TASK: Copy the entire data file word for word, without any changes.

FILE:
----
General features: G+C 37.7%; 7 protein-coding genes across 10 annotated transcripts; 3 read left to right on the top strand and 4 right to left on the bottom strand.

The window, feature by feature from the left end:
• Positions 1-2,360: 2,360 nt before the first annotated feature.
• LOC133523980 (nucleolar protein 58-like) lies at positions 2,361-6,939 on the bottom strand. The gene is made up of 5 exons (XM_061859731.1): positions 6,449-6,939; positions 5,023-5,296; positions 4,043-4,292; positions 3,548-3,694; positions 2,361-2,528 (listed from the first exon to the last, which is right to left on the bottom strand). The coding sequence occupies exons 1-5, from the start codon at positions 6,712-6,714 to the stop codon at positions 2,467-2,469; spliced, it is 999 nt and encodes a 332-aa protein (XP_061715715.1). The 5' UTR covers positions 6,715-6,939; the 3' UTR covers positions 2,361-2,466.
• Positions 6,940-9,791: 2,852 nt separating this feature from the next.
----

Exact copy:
General features: G+C 37.7%; 7 protein-coding genes across 10 annotated transcripts; 3 read left to right on the top strand and 4 right to left on the bottom strand.

The window, feature by feature from the left end:
• Positions 1-2,360: 2,360 nt before the first annotated feature.
• LOC133523980 (nucleolar protein 58-like) lies at positions 2,361-6,939 on the bottom strand. The gene is made up of 5 exons (XM_061859731.1): positions 6,449-6,939; positions 5,023-5,296; positions 4,043-4,292; positions 3,548-3,694; positions 2,361-2,528 (listed from the first exon to the last, which is right to left on the bottom strand). The coding sequence occupies exons 1-5, from the start codon at positions 6,712-6,714 to the stop codon at positions 2,467-2,469; spliced, it is 999 nt and encodes a 332-aa protein (XP_061715715.1). The 5' UTR covers positions 6,715-6,939; the 3' UTR covers positions 2,361-2,466.
• Positions 6,940-9,791: 2,852 nt separating this feature from the next.